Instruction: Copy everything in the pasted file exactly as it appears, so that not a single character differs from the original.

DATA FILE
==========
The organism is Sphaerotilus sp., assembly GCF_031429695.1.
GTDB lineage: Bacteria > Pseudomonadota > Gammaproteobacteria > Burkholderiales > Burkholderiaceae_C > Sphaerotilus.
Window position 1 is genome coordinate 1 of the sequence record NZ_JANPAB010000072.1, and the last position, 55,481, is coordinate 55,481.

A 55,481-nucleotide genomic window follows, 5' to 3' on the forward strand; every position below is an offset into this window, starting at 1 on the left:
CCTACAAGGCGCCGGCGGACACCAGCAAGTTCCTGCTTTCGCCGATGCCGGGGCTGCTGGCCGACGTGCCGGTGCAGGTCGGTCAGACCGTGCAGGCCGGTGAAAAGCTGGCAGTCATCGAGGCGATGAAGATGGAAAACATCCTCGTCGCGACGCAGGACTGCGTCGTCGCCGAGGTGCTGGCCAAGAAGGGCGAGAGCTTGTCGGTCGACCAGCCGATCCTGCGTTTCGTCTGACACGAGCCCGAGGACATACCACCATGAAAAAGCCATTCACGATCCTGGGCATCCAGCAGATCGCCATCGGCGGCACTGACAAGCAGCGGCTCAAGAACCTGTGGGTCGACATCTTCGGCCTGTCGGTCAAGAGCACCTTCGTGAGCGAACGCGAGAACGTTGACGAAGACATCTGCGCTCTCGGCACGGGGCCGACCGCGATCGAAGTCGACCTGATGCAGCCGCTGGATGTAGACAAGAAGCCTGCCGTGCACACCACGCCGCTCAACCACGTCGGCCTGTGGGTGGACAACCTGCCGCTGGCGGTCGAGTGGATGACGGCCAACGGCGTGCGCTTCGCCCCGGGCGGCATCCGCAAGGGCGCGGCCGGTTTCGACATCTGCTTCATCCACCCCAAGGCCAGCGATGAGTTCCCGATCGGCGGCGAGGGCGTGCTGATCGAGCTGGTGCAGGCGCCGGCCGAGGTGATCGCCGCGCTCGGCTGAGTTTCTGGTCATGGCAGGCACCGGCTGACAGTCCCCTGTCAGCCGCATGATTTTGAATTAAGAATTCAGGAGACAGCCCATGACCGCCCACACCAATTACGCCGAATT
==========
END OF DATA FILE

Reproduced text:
The organism is Sphaerotilus sp., assembly GCF_031429695.1.
GTDB lineage: Bacteria > Pseudomonadota > Gammaproteobacteria > Burkholderiales > Burkholderiaceae_C > Sphaerotilus.
Window position 1 is genome coordinate 1 of the sequence record NZ_JANPAB010000072.1, and the last position, 55,481, is coordinate 55,481.

A 55,481-nucleotide genomic window follows, 5' to 3' on the forward strand; every position below is an offset into this window, starting at 1 on the left:
CCTACAAGGCGCCGGCGGACACCAGCAAGTTCCTGCTTTCGCCGATGCCGGGGCTGCTGGCCGACGTGCCGGTGCAGGTCGGTCAGACCGTGCAGGCCGGTGAAAAGCTGGCAGTCATCGAGGCGATGAAGATGGAAAACATCCTCGTCGCGACGCAGGACTGCGTCGTCGCCGAGGTGCTGGCCAAGAAGGGCGAGAGCTTGTCGGTCGACCAGCCGATCCTGCGTTTCGTCTGACACGAGCCCGAGGACATACCACCATGAAAAAGCCATTCACGATCCTGGGCATCCAGCAGATCGCCATCGGCGGCACTGACAAGCAGCGGCTCAAGAACCTGTGGGTCGACATCTTCGGCCTGTCGGTCAAGAGCACCTTCGTGAGCGAACGCGAGAACGTTGACGAAGACATCTGCGCTCTCGGCACGGGGCCGACCGCGATCGAAGTCGACCTGATGCAGCCGCTGGATGTAGACAAGAAGCCTGCCGTGCACACCACGCCGCTCAACCACGTCGGCCTGTGGGTGGACAACCTGCCGCTGGCGGTCGAGTGGATGACGGCCAACGGCGTGCGCTTCGCCCCGGGCGGCATCCGCAAGGGCGCGGCCGGTTTCGACATCTGCTTCATCCACCCCAAGGCCAGCGATGAGTTCCCGATCGGCGGCGAGGGCGTGCTGATCGAGCTGGTGCAGGCGCCGGCCGAGGTGATCGCCGCGCTCGGCTGAGTTTCTGGTCATGGCAGGCACCGGCTGACAGTCCCCTGTCAGCCGCATGATTTTGAATTAAGAATTCAGGAGACAGCCCATGACCGCCCACACCAATTACGCCGAATT